At the Teufelsberg, or Devil's Mountain, a similar listening post -- this one an abandoned U.S. radar station and observation tower -- has been taken over by Berlin's ubiquitous graffiti artists.

A silent tour around the strange, white radomes -- weatherproof microwave antennae cases reminiscent of Disney's Epcot Center -- gives an eerie feeling in the age of the recent NSA disclosures from Edward Snowden.

Once a secretive military enclave, the full history of the complex won't be revealed until documents are declassified in 2022, but it's estimated more than 1,000 spies worked here throughout the Cold War, 24 hours a day, 365 days a year, as part of a surveillance network known as ECHELON.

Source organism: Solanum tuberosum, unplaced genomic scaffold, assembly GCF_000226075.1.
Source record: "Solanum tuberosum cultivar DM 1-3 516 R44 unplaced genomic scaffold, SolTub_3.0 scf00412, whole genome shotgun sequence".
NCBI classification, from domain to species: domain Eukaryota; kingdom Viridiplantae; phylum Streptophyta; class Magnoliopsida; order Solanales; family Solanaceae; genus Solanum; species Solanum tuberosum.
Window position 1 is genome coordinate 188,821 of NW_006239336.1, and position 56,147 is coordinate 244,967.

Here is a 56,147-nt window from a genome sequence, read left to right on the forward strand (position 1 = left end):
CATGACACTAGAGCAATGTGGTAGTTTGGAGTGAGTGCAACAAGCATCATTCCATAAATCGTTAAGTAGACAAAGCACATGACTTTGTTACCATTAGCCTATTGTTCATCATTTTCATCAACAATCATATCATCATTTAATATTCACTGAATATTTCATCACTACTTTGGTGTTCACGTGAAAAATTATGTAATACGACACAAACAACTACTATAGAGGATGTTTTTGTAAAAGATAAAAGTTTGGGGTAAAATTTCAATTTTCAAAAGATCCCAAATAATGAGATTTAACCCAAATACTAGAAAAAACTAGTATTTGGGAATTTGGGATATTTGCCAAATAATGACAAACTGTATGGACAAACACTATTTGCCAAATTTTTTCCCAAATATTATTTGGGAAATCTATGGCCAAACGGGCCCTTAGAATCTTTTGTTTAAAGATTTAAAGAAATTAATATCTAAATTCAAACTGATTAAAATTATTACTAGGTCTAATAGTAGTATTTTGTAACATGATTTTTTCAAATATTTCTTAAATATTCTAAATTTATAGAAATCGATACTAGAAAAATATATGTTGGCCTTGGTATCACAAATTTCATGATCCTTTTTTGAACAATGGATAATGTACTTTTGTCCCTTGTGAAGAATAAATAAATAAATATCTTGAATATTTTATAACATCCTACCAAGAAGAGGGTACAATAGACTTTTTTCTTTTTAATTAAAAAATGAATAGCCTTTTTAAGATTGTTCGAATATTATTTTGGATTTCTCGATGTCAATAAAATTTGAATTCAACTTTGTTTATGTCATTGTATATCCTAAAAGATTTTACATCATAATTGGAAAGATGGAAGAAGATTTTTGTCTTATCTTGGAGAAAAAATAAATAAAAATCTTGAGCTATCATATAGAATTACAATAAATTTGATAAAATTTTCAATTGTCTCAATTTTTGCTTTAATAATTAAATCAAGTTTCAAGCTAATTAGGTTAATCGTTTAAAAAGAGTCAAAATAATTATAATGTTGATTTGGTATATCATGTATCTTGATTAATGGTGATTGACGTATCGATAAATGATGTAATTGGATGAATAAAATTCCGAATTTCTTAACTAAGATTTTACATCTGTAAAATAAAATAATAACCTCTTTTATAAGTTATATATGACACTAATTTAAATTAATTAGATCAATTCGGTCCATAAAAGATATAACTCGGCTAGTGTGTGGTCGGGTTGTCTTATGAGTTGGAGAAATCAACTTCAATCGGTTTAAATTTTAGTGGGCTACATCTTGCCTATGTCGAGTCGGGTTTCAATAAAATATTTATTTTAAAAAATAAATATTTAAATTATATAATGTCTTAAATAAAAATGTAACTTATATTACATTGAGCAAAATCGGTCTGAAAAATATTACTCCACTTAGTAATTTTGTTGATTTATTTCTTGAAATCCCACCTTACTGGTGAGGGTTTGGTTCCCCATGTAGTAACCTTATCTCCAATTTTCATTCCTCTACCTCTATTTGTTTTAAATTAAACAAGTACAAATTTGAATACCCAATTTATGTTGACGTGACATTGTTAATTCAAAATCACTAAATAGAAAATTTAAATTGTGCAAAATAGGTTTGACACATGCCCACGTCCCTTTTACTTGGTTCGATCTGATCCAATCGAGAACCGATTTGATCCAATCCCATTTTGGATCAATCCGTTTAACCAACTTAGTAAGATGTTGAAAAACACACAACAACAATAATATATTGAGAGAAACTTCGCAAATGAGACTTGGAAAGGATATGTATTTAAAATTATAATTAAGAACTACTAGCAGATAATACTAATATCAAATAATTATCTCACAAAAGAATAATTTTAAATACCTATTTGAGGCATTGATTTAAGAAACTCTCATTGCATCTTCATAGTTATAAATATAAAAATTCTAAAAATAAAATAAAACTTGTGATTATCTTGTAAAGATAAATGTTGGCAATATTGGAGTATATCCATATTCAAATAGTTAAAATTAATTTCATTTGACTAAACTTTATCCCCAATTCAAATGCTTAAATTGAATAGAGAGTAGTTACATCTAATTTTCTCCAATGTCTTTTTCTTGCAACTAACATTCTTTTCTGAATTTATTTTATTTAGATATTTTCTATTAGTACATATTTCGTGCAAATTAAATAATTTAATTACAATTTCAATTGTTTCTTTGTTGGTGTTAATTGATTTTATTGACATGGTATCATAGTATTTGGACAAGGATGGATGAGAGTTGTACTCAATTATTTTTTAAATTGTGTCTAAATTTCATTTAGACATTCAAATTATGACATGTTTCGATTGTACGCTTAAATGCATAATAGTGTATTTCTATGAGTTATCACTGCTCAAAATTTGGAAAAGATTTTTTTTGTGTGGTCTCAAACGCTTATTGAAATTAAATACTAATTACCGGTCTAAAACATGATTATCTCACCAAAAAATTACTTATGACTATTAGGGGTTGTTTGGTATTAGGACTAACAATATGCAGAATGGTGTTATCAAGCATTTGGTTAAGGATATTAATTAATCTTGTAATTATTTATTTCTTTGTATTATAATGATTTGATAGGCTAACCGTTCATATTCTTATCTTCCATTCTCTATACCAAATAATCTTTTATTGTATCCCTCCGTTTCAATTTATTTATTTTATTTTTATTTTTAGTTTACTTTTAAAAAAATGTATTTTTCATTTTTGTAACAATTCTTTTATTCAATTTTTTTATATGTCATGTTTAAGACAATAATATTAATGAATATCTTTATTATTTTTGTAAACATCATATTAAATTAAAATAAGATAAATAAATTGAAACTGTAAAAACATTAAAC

For me, though, nothing captures the Cold War spy's world better than the hot and stuffy Stasi Museum, where the GDR spymaster's suite of offices and conference rooms have been preserved unchanged.

In these spartan chambers, banks of Bakelite telephones, steel desks and chunky typewriters evoke what renowned Nazi trial chronicler Hannah Arendt might have called "the bureaucracy of evil," had she written about East Germany rather than the Third Reich.

As the milky light reflects off the wood paneling, a shudder runs down my spine.